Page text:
One of the biggest health threats that young soccer players face are injuries to their knee ligaments. These are painful, and they can also be a harbinger of continued problems for years to come.
But results of a new study may have identified a new way to protect players better, by getting information about proper preventative care to coaches – the adults on the field closest to the youngsters. And that crucial information can be delivered to coaches in just 90 minutes.
Researchers, teaming up from three colleges and universities, determined that "when coaches receive even a small amount of education about preventive training, they can be as effective as professional athletic trainers at mitigating poor movement behavior and preventing injury in young soccer athletes."
That's the important takeaway from a new study titled "Coach-led preventive training program in youth soccer players improves movement technique," recently published in the Journal of Science and Medicine in Sport. The training can also help reduce injuries and tears to the anterior cruciate ligament, or ACL.
“Whether it’s a health care professional or a head coach who implements the program, it doesn’t appear to make a difference, as long as the coach is properly trained,” according to Luke Pryor, PhD, an assistant professor at California State University, Fresno, and lead author of the study. And that training, provided in a preseason educational workshop, can also pay dividends down the road.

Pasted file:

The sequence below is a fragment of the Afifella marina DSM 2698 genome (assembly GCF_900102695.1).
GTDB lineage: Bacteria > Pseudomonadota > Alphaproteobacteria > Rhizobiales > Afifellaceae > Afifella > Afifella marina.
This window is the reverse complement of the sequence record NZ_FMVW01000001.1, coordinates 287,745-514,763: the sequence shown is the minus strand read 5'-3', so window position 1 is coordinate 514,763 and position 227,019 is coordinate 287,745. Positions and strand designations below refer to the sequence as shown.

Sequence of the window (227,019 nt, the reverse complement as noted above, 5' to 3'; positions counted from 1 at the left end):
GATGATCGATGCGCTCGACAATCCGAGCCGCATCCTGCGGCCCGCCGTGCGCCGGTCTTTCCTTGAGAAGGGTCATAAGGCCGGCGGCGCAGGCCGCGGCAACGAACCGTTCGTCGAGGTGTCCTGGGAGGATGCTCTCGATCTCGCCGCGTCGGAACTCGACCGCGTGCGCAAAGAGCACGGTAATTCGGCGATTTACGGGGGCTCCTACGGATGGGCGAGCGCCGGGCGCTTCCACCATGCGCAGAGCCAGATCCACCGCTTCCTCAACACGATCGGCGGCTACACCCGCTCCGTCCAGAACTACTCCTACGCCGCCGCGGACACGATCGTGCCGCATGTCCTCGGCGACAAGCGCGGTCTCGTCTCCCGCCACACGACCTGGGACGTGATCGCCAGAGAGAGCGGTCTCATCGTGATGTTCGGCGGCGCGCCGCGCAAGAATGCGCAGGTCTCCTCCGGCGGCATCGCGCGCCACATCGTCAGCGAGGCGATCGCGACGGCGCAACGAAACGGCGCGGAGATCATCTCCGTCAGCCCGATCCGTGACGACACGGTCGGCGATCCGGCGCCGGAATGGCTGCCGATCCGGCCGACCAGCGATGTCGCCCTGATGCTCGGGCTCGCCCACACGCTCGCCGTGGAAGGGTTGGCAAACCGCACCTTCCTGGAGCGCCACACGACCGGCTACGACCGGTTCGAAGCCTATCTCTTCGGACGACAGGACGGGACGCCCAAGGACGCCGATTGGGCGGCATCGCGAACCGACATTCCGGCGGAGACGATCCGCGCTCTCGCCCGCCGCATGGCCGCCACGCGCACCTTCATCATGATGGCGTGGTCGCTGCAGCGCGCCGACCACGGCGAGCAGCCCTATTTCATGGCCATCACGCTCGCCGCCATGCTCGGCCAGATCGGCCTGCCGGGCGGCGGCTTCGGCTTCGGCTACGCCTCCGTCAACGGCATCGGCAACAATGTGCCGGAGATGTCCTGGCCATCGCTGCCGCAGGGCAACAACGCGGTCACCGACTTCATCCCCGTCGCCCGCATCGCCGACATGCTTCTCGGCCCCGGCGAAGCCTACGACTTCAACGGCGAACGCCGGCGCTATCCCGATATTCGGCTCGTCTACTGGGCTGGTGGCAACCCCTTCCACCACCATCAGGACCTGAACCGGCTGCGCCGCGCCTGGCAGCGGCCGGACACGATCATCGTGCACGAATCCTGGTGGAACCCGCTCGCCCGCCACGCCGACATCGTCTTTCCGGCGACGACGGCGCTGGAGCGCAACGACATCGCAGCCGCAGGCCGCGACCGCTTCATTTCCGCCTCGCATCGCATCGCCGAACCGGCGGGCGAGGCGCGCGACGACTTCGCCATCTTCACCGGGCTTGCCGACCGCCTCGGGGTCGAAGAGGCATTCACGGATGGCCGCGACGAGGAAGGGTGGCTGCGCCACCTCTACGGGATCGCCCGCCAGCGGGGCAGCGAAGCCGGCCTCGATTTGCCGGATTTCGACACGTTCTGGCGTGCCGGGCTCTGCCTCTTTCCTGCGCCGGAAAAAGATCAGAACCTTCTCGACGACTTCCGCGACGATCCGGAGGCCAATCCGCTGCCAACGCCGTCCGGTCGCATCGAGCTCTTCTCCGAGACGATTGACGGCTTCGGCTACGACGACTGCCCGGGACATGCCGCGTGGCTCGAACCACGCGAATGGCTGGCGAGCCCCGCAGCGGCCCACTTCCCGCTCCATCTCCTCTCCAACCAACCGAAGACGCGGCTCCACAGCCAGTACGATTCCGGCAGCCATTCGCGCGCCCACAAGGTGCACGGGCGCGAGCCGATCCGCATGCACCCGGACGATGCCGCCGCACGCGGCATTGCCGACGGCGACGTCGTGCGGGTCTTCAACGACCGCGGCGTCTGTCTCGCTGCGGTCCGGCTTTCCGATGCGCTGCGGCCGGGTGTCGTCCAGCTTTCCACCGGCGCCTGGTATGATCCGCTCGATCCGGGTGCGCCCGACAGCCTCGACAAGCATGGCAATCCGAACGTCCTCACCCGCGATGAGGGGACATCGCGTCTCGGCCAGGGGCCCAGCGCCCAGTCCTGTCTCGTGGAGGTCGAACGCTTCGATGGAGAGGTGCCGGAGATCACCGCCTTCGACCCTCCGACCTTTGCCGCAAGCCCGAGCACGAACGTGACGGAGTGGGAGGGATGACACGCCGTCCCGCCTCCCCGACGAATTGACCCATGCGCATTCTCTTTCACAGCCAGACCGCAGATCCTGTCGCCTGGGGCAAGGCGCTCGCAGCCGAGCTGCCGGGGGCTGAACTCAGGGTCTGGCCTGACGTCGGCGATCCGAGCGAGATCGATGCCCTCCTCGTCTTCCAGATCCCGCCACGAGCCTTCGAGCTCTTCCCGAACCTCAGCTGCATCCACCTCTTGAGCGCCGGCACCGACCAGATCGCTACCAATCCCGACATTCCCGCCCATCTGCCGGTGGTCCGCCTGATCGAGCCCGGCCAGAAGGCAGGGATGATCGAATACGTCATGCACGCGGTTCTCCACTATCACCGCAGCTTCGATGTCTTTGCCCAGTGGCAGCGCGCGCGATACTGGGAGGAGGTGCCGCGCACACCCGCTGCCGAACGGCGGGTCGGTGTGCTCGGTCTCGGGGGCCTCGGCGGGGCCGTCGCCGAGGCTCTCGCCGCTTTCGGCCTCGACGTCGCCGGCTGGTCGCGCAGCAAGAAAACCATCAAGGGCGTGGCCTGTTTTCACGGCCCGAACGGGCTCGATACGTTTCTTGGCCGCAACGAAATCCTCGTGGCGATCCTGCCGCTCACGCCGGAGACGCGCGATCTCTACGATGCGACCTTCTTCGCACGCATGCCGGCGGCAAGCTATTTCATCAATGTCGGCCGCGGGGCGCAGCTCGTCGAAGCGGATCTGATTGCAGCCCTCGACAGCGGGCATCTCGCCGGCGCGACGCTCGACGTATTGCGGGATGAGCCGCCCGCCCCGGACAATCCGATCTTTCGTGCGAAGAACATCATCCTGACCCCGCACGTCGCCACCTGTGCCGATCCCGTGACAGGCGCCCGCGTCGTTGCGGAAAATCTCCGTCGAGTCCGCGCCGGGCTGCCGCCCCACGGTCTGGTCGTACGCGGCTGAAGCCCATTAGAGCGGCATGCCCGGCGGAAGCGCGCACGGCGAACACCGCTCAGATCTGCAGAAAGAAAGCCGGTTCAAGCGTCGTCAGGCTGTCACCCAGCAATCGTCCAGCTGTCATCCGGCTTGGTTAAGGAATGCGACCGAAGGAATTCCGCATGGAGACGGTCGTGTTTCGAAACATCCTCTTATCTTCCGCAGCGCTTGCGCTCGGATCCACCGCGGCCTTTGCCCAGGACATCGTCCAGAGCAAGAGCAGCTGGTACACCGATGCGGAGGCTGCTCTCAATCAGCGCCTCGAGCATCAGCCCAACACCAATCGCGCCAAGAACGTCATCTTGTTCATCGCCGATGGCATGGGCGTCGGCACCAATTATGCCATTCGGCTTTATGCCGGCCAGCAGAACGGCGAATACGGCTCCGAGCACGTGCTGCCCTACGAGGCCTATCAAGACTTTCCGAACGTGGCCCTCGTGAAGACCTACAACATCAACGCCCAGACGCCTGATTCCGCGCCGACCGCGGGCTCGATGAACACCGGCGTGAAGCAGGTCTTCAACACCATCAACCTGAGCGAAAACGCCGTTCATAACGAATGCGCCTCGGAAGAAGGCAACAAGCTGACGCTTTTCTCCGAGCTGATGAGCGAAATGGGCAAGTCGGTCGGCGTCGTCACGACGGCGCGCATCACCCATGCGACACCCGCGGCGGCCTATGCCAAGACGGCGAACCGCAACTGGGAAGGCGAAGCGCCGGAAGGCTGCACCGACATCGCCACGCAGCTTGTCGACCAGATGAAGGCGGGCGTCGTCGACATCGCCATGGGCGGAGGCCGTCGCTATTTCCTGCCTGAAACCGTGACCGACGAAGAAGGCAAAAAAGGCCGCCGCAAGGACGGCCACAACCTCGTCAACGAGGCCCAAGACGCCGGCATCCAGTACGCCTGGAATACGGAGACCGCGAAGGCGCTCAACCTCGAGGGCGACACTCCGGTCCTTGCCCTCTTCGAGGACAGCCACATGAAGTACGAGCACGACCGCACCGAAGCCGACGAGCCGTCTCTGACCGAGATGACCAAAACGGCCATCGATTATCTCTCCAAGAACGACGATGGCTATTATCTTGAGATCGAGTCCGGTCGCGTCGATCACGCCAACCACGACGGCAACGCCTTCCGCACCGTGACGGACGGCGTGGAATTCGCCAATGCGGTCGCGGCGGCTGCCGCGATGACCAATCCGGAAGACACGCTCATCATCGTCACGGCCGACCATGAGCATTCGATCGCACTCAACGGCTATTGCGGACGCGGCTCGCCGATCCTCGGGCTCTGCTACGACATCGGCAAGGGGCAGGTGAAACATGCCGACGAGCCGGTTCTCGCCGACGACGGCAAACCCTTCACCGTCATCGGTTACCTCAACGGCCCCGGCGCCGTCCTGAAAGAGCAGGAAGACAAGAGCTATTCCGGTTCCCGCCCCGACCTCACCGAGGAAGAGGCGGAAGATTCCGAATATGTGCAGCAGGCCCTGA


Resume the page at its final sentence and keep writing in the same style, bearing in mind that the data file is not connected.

Dr. Pryor, who worked with researchers from the University of Connecticut and Drexel College of Medicine, added "if you continue doing this program through multiple seasons — as a normal part of your training — you’ll see greater benefits in those athletes who have the worst movement control and highest risk of injury.”
Twelve youth soccer teams took part in the study – which were performed during the fall season and subsequent spring season – and they were randomly assigned to one of two groups. Group 1 had athletic trainers "lead the teams through a preventive training program before every practice," while teams in Group 2, the control, warmed up as they normally did. "Two weeks before the subsequent spring season, coaches of all teams, including those in the control group, attended a preventive training program workshop and were instructed to implement the training as a team warm-up prior to practices and games," according to details provided today in a Drexel release.
Coaches took part in a training program called LESS, or Landing Error Score System (image courtesy of Drexel College of Medicine), which helps them increase the chances of predicting injury risk. To that end the players were instructed to leap off an object one-foot-high, and then jump straight up as high as possible – with cameras recording each athlete's activity. Awkward movements or other bodily errors would signal a potential problem, which could then be addressed by trainers using strength training and physical-therapy remedies.
According to researchers, the study's program showed an "enhanced movement technique for the majority of soccer players, regardless of whether the athletes played on teams that employed athletic trainers for preventive training warm-ups." Moreover, when results from the two soccer seasons were compared there was no difference, "suggesting that well-trained coaches can be as effective as professionals at implementing injury prevention warm-ups."
We've written in the past about the high incidence of ACL injuries stemming from soccer, especially among teenage girls. "Overuse" was frequently the culprit, meaning that they played soccer almost exclusively throughout the year, which repeatedly taxed the same muscle groups and ligaments. So while the training in this study appears promising, coaches and kids alike should also remember to "diversify" when it comes to choosing other sports to play. Doing so will enhance a youngster's overall participation in sports.